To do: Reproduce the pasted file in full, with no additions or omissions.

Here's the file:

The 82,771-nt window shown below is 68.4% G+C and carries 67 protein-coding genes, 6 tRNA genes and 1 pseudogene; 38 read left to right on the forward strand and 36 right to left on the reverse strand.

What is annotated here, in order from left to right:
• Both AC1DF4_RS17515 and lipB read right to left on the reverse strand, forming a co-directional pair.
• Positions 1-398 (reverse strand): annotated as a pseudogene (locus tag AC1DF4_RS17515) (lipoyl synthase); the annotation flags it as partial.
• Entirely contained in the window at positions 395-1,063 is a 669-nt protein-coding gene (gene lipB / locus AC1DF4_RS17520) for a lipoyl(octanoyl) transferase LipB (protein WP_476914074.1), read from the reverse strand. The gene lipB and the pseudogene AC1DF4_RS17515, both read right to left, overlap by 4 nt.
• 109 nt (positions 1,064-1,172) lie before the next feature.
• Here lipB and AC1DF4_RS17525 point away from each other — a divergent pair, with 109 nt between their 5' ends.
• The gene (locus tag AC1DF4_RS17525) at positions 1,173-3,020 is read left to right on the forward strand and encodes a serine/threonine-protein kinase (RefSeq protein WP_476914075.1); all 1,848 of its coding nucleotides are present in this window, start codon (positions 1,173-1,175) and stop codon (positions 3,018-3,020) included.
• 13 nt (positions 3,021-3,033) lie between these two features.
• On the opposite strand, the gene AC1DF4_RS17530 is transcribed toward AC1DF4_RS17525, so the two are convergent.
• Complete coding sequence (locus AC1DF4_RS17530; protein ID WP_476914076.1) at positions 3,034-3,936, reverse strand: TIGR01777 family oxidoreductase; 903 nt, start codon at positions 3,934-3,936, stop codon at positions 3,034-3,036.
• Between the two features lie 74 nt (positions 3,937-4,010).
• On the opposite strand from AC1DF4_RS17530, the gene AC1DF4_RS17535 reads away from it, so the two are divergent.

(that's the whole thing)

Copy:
The 82,771-nt window shown below is 68.4% G+C and carries 67 protein-coding genes, 6 tRNA genes and 1 pseudogene; 38 read left to right on the forward strand and 36 right to left on the reverse strand.

What is annotated here, in order from left to right:
• Both AC1DF4_RS17515 and lipB read right to left on the reverse strand, forming a co-directional pair.
• Positions 1-398 (reverse strand): annotated as a pseudogene (locus tag AC1DF4_RS17515) (lipoyl synthase); the annotation flags it as partial.
• Entirely contained in the window at positions 395-1,063 is a 669-nt protein-coding gene (gene lipB / locus AC1DF4_RS17520) for a lipoyl(octanoyl) transferase LipB (protein WP_476914074.1), read from the reverse strand. The gene lipB and the pseudogene AC1DF4_RS17515, both read right to left, overlap by 4 nt.
• 109 nt (positions 1,064-1,172) lie before the next feature.
• Here lipB and AC1DF4_RS17525 point away from each other — a divergent pair, with 109 nt between their 5' ends.
• The gene (locus tag AC1DF4_RS17525) at positions 1,173-3,020 is read left to right on the forward strand and encodes a serine/threonine-protein kinase (RefSeq protein WP_476914075.1); all 1,848 of its coding nucleotides are present in this window, start codon (positions 1,173-1,175) and stop codon (positions 3,018-3,020) included.
• 13 nt (positions 3,021-3,033) lie between these two features.
• On the opposite strand, the gene AC1DF4_RS17530 is transcribed toward AC1DF4_RS17525, so the two are convergent.
• Complete coding sequence (locus AC1DF4_RS17530; protein ID WP_476914076.1) at positions 3,034-3,936, reverse strand: TIGR01777 family oxidoreductase; 903 nt, start codon at positions 3,934-3,936, stop codon at positions 3,034-3,036.
• Between the two features lie 74 nt (positions 3,937-4,010).
• On the opposite strand from AC1DF4_RS17530, the gene AC1DF4_RS17535 reads away from it, so the two are divergent.